"previous evidence of termites" is close to meaningless in terms of telling you if there's any damage. Termites are artists at hollowing stuff out while leaving it looking untouched, so you really do have to get the full picture on that one.

    The extent of the "gutter rust" might be a good gauge of the inspectorial vigor since you can check that one yourself.

    Inspectors have clever devices that pick up the patter of termite feet and detect damp/wet wood through walls. I suspect you might need to pull things apart to quantify the problems though

    It could work in your favour if it brings the price down and puts other people off. If it's on stilts, it should be possible to set things up for the future so that termite attack is difficult and detection is easy.


  • Jules, you seem to know your stuff. Can you you hop over to the Sunshine Coast and have a look at Graham's prospect? He'll make it up to you in a very special way .....

  • Jules said:
    I suspect you might need to pull things apart to quantify the problems though

    yes indeed. This is what you need for a proper house inspection / termite hunt

  • The 2 reports are quite detailed, with photos & everything :D

    Following is the summary page

    In respect of significant items:

    *Evidence of active (live) termites: Yes (see item 3.1.1)

    *Evidence of termite activity (including workings) and/or damage: Yes (see item 3.1.3)

    *Evidence of a possible previous termite management program: Yes (see item 3.1.4)

    *The next inspection to help detect any future termite attack is recommended in: 6 months (see item 3.1.5)

    *Evidence of chemical delignification damage: No (see item 3.2)

    *Evidence of fungal decay activity and/or damage: Yes (see item 3.3)

    *Evidence of wood borer activity and/or damage: Yes (see item 3.4)

    *Evidence of conditions conducive to timber pest attack: Yes (see item 3.5.5)

    *Evidence of major safety hazards: No (see item 3.6)

    *Due to the level of accessibility for inspection including the presence of obstructions, the overall degree of risk of undetected timber pest attack and conditions conducive to timber pest attack was considered: *Moderate to High - see Item 2.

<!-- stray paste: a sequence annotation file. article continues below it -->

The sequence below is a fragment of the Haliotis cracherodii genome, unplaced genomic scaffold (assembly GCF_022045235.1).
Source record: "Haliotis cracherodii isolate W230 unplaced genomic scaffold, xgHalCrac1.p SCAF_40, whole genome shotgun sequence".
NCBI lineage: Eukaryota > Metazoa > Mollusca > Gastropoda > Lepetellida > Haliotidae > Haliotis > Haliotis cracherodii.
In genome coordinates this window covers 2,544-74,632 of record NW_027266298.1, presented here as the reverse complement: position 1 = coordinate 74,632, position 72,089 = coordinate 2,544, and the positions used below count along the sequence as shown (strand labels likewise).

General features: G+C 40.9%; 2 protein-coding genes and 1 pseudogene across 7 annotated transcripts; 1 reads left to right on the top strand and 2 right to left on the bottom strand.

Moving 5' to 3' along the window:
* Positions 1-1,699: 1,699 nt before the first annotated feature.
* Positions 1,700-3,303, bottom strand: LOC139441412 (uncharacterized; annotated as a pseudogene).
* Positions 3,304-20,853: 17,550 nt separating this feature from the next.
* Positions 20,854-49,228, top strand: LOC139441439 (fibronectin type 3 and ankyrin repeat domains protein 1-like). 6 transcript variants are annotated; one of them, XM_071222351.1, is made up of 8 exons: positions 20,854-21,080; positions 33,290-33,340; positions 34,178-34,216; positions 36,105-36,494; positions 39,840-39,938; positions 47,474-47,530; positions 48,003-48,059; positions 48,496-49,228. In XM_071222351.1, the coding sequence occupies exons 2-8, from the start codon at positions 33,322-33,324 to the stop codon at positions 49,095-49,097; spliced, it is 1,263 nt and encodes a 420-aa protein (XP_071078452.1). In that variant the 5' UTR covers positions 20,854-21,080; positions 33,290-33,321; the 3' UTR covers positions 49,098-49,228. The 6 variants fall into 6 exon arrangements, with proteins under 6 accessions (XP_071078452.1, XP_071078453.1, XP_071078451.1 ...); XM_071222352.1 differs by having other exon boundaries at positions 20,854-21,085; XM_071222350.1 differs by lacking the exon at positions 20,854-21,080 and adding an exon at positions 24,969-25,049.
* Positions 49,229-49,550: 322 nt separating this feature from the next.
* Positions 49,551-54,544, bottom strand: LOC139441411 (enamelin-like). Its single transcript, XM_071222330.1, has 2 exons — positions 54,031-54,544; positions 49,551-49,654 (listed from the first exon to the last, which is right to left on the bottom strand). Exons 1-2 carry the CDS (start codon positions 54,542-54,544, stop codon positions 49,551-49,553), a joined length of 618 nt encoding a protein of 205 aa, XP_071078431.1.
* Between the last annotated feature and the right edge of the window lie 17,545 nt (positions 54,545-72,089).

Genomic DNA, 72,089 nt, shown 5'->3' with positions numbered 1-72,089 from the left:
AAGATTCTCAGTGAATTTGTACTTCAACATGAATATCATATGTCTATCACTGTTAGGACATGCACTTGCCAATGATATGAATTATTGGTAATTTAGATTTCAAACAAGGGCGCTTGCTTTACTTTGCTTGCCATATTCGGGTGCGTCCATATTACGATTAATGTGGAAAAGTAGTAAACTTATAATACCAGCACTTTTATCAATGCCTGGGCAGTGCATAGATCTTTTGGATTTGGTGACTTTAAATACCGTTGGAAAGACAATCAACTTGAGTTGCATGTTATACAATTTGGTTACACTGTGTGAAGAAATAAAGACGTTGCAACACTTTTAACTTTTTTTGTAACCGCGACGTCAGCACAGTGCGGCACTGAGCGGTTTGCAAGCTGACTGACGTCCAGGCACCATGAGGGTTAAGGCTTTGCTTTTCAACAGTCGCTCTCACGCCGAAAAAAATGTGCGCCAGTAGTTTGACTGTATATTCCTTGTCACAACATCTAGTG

• GeeEmm said:
    *Evidence of active (live) termites: Yes (see item 3.1.1)

    Hm, that's not good. Did they actually find termites or only "evidence"?

  • Some were collected

  • I've been thinking of starting a termite collection myself. Trouble is it's hard to find those really tiny pins....

    But seriously, if they are active, I'd take option 3 (run away). The vendors will have to do something about it I think.

  • BTW I'm sorry it's not working out, it looked great in the photos you showed us.

  • Thanks John

    Life moves on. As it turns out, we are now committed to the move, irrespective of the house being acceptable or not.

    Aint it funny how life changes direction? :->

  • Does/will the new house have a dedicated music/movie room ?

  • Why do you ask TwoDogs? :D

    The house in Yandina would be a no. But that's all up the wahzoo now!

    Anything could, and likely will happen.


  • It's nice up there - except for the Queenslanders and the Victorian holidaymakers.
    The good thing is that the driving culture is almost identical, so you will fit in.

  • Our oldest son, who lives in Maroochydore calls the roads "the lawless state"

  • I crossed the border once and within minutes had had a close call.
    Still, in every city the driving test is too easy. Batt the eyelids, a bj and hey presto, licensed to kill. I always wanted to be an inspector, open to bribes....